Hola. Nuestra vida cambió radicalmente desde que nos dimos cuenta que en Fremont no somos bienvenidos. Aparte la gente Americana nos miran con odio ya, aquí ya nada es igual con ordenanza y sin ordenanza si aguantamos es nadamos por nuestros hijos. (8/1/10)

Hi. Our lives have changed radically since we realized we’re not welcome in Fremont. Aside from the fact that Americans see us with hate, nothing is the same anymore, with or without the ordinance. If we’ve stayed here to strive, it’s only for our children.  (8/1/10)


Yo me siento indignada y que nos traten como si fuéramos extraterrestres y pienso que nos todos valemos lo mismos. (7/18/10)

I feel indignant that they treat us as if we were extraterrestrials, and I believe that we are all of equal worth. (7/18/10)


En [la tienda] una señora, en la caja me trato muy mal y pude ver mucho odio en sus ojos. Le dije “te voy a reportar con el supervisor.” (7/18/10)

At [the store] a woman in line treated me very badly and I could see much hate in her eyes. I told her “I’m going to report you to the supervisor.” (7/18/10)


A raiz del movimiento de la Ordenanza empezamos a sentir miedo, tristeza. Tengo más de 10 años viviendo cerca de Fremont, y aunque no vivo aquí también me afecta, porque toda mi vida está aquí como mi trabajo los doctores de mis hijos, las tiendas etc. Pero tenemos que aprender a vivir con ello. (8/1/10)

Since the beginning of the ordinance, we feel fear, sadness. I have been living near Fremont for over 10 years, and although I don’t live here, I am also affected because all of my life is here, like my job, the doctors of my children, the stores, etc. But we have to learn to live with it. (8/1/10)

En [la tienda], una señora me dijo “Quítate de mi camino por que odio ver a los Mexicanos.” Esto me lo dijo una persona que andaba comprando. (7/18/10)

At [the store] a woman said to me, “Get out of my way because I hate to see Mexicans.” This was said to me by a person who was shopping. (7/18/10)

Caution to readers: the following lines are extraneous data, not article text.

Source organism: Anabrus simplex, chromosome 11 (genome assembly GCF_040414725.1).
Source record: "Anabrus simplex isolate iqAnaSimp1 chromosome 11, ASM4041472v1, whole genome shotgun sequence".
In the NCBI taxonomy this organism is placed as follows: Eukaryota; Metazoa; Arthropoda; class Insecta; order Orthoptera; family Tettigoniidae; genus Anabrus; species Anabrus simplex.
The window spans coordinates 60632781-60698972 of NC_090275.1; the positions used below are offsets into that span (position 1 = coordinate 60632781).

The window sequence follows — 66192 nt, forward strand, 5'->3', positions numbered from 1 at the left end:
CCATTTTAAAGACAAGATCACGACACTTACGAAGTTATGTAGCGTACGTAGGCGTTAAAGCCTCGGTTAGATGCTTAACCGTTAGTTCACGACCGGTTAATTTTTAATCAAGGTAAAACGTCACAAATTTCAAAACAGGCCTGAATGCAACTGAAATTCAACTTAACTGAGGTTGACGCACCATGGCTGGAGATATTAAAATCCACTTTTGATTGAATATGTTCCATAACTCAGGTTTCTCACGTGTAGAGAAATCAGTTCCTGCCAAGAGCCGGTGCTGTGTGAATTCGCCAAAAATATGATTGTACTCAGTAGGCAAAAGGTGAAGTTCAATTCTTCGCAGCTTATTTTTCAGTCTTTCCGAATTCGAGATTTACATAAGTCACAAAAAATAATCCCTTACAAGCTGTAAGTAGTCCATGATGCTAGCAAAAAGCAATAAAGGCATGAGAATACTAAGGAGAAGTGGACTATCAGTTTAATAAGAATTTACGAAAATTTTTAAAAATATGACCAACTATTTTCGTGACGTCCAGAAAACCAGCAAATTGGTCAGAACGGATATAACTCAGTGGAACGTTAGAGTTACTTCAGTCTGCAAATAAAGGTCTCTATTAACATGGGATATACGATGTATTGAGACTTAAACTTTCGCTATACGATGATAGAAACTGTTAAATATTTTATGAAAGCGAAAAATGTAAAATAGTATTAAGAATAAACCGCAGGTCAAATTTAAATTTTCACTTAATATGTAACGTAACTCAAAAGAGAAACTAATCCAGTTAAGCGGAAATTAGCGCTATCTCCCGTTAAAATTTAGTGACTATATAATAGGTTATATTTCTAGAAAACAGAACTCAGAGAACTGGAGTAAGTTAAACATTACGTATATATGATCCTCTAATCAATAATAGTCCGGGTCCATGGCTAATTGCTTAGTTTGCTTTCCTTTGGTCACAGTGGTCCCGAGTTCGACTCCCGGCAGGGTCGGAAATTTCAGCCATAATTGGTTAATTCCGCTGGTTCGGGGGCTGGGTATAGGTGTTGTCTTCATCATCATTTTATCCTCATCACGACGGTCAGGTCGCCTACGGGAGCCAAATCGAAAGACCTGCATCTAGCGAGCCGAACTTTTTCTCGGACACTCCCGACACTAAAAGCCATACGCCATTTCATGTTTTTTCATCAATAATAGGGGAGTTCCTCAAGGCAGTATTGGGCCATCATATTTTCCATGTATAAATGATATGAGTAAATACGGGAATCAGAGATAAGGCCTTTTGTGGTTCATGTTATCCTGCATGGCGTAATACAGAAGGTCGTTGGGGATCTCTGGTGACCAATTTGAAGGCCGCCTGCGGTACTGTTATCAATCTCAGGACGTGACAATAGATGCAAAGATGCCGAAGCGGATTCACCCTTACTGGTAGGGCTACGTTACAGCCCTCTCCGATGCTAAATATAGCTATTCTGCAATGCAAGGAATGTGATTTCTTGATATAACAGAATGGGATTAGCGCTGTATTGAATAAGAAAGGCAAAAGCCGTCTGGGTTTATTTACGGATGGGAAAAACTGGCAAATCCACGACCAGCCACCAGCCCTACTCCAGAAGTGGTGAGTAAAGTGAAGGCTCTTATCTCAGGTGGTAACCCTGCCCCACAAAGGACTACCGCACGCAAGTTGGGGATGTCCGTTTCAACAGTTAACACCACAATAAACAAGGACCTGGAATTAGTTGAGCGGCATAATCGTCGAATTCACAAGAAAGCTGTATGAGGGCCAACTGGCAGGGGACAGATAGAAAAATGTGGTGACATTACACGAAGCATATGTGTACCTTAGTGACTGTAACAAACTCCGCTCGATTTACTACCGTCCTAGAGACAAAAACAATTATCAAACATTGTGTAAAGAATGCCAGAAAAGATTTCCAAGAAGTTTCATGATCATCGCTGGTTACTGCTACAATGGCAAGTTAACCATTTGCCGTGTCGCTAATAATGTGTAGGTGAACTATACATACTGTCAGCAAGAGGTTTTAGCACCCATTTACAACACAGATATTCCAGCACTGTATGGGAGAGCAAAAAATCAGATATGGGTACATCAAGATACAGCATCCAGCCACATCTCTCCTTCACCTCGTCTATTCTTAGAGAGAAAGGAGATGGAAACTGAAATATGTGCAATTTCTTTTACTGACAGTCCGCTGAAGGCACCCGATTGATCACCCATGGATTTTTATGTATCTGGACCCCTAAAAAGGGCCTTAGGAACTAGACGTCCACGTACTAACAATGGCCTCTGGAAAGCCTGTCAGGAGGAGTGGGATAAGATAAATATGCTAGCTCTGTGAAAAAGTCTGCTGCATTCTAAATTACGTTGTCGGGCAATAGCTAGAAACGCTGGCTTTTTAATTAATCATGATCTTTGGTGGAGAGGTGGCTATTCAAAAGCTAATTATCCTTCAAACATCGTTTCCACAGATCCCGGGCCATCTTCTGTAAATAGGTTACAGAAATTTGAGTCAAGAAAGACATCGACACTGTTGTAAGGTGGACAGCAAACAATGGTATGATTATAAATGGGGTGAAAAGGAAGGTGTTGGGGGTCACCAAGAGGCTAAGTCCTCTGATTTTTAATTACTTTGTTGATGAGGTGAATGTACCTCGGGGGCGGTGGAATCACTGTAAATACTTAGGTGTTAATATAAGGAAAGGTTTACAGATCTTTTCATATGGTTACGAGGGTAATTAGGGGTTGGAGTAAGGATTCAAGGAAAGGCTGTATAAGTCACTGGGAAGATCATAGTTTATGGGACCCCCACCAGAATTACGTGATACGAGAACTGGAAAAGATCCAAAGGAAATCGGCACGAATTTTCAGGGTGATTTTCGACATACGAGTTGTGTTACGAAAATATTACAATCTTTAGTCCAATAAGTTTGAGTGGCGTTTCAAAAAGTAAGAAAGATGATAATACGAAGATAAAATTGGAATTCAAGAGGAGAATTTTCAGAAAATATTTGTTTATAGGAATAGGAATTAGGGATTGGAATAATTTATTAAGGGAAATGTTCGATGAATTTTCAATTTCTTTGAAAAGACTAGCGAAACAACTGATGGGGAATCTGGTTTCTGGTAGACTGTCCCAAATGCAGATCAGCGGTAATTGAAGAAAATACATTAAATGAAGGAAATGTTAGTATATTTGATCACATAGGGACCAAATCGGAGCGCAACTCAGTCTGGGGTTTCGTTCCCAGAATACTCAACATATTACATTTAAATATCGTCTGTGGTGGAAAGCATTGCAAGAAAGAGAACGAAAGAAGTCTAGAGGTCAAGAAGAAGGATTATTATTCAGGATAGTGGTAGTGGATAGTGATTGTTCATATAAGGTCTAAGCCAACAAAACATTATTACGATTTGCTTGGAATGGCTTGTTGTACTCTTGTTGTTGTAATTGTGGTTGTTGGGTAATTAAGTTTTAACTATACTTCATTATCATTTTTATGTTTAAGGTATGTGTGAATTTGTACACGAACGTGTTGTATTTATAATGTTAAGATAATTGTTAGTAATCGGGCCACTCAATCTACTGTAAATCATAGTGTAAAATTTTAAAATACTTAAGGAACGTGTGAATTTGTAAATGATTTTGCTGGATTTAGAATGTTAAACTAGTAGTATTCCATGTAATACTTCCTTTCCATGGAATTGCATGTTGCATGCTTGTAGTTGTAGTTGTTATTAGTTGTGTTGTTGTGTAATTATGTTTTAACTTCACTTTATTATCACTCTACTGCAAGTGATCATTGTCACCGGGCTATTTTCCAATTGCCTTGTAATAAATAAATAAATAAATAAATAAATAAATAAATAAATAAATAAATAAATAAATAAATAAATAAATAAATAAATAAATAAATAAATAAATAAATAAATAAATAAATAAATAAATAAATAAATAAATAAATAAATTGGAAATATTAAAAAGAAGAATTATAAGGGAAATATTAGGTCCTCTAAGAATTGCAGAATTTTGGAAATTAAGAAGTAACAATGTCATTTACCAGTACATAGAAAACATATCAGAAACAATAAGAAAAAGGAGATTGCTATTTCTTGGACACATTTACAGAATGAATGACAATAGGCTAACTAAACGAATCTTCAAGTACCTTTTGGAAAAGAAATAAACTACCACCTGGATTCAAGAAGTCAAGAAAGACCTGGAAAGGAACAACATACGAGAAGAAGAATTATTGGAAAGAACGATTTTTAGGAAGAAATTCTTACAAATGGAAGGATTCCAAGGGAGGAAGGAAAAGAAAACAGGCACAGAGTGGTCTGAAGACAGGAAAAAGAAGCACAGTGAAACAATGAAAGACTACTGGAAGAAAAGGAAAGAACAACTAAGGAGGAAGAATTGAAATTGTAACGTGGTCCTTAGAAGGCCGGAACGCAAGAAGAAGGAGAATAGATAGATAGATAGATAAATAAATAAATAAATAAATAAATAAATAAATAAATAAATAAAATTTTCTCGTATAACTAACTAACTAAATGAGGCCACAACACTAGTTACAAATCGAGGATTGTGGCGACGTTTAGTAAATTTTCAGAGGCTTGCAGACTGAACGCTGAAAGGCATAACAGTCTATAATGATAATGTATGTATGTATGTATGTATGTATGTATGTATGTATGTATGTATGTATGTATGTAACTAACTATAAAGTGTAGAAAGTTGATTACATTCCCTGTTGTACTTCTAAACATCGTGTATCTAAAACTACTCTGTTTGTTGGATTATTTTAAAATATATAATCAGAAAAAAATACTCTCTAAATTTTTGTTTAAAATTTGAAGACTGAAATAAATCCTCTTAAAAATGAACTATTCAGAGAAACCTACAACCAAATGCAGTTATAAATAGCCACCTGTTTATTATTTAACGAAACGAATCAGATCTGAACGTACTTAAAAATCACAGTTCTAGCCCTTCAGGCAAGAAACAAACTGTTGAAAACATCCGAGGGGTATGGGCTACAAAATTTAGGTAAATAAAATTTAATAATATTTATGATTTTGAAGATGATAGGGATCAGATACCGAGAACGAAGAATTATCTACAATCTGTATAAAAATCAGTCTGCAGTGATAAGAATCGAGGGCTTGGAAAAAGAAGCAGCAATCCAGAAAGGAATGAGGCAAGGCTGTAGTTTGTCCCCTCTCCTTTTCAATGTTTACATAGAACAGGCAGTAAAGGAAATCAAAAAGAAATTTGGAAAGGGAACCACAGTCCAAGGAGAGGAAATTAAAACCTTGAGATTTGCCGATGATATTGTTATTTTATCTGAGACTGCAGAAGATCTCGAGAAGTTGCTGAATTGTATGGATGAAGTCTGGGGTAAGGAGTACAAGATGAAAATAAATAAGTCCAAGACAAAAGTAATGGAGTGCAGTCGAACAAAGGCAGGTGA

En mi trabajo alguién me dijo “por qué no se van para México. (7/18/10)

At work someone said to me “why don’t you go back to Mexico?” (7/18/10)

A veces cuando vamos a la tienda hoy americanos que los miran como si fueramos algo raras. (8/1/10)

Sometimes when we go to the store today the Americans look at us like we are something strange. (8/1/10)

Es muy triste ver unas pancartas que decían “si conoces un ilegal, repórtalo.” (7/18/10)

It’s very sad to see signs that read “if you know an illegal, report them.” (7/18/10)

Mi esposo es Americano y la semana pasada hubo una actividad y tenían pancarta diciendo “si conoces algún ilegal, reportalo.” A mi esposo, le dió mucha tristeza. (7/18/10)

My husband is American and last week there was an activity with signs saying “if you know an illegal, report them.” This made my husband very sad. (7/18/10)

Life has been very difficult ever since all this started because people stare at us with hate and shout out mean things. It’s sad seeing people that are illegal here with children thinking that everything has gone down the drain for them. What all this is doing is hurting families that only come to work and have a better lifestyle. Jesus was not a white man. 🙂 (8/1/10)


Nos miran muy mal cuando vamos a la tienda. Nos contesta de muy mala gana. (7/18/10)

They give us really bad looks when we go to the store. They respond to us very rudely. (7/18/10)

En lo personal desde que surgio la ordenanza ya no es como antes. Siempre tenemos esa inquietud or preocupación sale a la tienda. Los amigos de otro estado o en otro ciudad…nos dicen “cuidado amigo. Fremont ya es Arizona.” (8/1/10)

Personally since the law passed, it is not the same as before. We always have this nervousness or worry to go out to the store. Friends in other states or cities tell us, “be careful friend, Fremont is already Arizona.” (8/1/10)

The situation in Fremont for Hispanics is that every day is hard – we are afraid to go out in the street or go to the store. (8/1/10)

[Note: A number of community partners gathered these handwritten, anonymous comments directly from community members. Only minor corrections to spelling have been made.]